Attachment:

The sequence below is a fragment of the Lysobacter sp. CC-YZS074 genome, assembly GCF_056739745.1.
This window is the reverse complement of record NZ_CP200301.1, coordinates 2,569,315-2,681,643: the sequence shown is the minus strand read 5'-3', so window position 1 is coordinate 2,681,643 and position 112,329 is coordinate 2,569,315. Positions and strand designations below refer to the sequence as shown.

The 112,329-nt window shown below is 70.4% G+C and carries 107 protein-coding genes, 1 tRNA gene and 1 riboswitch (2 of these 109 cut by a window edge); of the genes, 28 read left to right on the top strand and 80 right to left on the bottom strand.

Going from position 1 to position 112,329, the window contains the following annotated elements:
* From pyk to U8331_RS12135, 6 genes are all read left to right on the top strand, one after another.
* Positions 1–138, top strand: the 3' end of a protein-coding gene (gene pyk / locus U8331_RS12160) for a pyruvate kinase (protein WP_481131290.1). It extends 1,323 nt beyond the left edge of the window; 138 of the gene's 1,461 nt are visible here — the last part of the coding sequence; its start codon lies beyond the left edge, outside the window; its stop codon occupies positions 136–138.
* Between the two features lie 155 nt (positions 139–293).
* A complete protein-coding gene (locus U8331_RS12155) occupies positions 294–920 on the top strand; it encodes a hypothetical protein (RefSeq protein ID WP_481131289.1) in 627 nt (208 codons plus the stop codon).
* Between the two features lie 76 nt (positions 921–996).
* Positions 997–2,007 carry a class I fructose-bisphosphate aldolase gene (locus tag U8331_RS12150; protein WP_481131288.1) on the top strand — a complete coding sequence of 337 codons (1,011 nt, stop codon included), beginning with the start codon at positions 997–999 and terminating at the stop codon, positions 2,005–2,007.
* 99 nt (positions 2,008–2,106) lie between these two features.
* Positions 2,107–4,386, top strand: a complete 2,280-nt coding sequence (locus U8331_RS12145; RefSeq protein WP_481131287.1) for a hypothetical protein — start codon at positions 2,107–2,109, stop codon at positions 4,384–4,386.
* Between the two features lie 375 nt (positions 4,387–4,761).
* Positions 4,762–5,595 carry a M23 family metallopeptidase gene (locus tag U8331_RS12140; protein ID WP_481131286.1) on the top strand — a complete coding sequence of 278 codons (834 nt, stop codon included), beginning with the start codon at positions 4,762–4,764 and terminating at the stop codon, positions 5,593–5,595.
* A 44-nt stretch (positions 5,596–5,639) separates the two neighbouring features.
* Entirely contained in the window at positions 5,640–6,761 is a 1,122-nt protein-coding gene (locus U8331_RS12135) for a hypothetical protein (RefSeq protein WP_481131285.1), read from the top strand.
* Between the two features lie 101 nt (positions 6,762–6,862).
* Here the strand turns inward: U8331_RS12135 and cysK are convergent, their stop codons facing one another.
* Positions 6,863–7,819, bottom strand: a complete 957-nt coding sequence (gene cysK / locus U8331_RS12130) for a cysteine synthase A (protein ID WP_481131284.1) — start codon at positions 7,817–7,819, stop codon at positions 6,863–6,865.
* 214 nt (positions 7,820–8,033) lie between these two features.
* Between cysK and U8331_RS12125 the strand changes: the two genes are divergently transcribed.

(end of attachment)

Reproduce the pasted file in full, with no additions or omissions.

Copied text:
The sequence below is a fragment of the Lysobacter sp. CC-YZS074 genome, assembly GCF_056739745.1.
This window is the reverse complement of record NZ_CP200301.1, coordinates 2,569,315-2,681,643: the sequence shown is the minus strand read 5'-3', so window position 1 is coordinate 2,681,643 and position 112,329 is coordinate 2,569,315. Positions and strand designations below refer to the sequence as shown.

The 112,329-nt window shown below is 70.4% G+C and carries 107 protein-coding genes, 1 tRNA gene and 1 riboswitch (2 of these 109 cut by a window edge); of the genes, 28 read left to right on the top strand and 80 right to left on the bottom strand.

Going from position 1 to position 112,329, the window contains the following annotated elements:
* From pyk to U8331_RS12135, 6 genes are all read left to right on the top strand, one after another.
* Positions 1–138, top strand: the 3' end of a protein-coding gene (gene pyk / locus U8331_RS12160) for a pyruvate kinase (protein WP_481131290.1). It extends 1,323 nt beyond the left edge of the window; 138 of the gene's 1,461 nt are visible here — the last part of the coding sequence; its start codon lies beyond the left edge, outside the window; its stop codon occupies positions 136–138.
* Between the two features lie 155 nt (positions 139–293).
* A complete protein-coding gene (locus U8331_RS12155) occupies positions 294–920 on the top strand; it encodes a hypothetical protein (RefSeq protein ID WP_481131289.1) in 627 nt (208 codons plus the stop codon).
* Between the two features lie 76 nt (positions 921–996).
* Positions 997–2,007 carry a class I fructose-bisphosphate aldolase gene (locus tag U8331_RS12150; protein WP_481131288.1) on the top strand — a complete coding sequence of 337 codons (1,011 nt, stop codon included), beginning with the start codon at positions 997–999 and terminating at the stop codon, positions 2,005–2,007.
* 99 nt (positions 2,008–2,106) lie between these two features.
* Positions 2,107–4,386, top strand: a complete 2,280-nt coding sequence (locus U8331_RS12145; RefSeq protein WP_481131287.1) for a hypothetical protein — start codon at positions 2,107–2,109, stop codon at positions 4,384–4,386.
* Between the two features lie 375 nt (positions 4,387–4,761).
* Positions 4,762–5,595 carry a M23 family metallopeptidase gene (locus tag U8331_RS12140; protein ID WP_481131286.1) on the top strand — a complete coding sequence of 278 codons (834 nt, stop codon included), beginning with the start codon at positions 4,762–4,764 and terminating at the stop codon, positions 5,593–5,595.
* A 44-nt stretch (positions 5,596–5,639) separates the two neighbouring features.
* Entirely contained in the window at positions 5,640–6,761 is a 1,122-nt protein-coding gene (locus U8331_RS12135) for a hypothetical protein (RefSeq protein WP_481131285.1), read from the top strand.
* Between the two features lie 101 nt (positions 6,762–6,862).
* Here the strand turns inward: U8331_RS12135 and cysK are convergent, their stop codons facing one another.
* Positions 6,863–7,819, bottom strand: a complete 957-nt coding sequence (gene cysK / locus U8331_RS12130) for a cysteine synthase A (protein ID WP_481131284.1) — start codon at positions 7,817–7,819, stop codon at positions 6,863–6,865.
* 214 nt (positions 7,820–8,033) lie between these two features.
* Between cysK and U8331_RS12125 the strand changes: the two genes are divergently transcribed.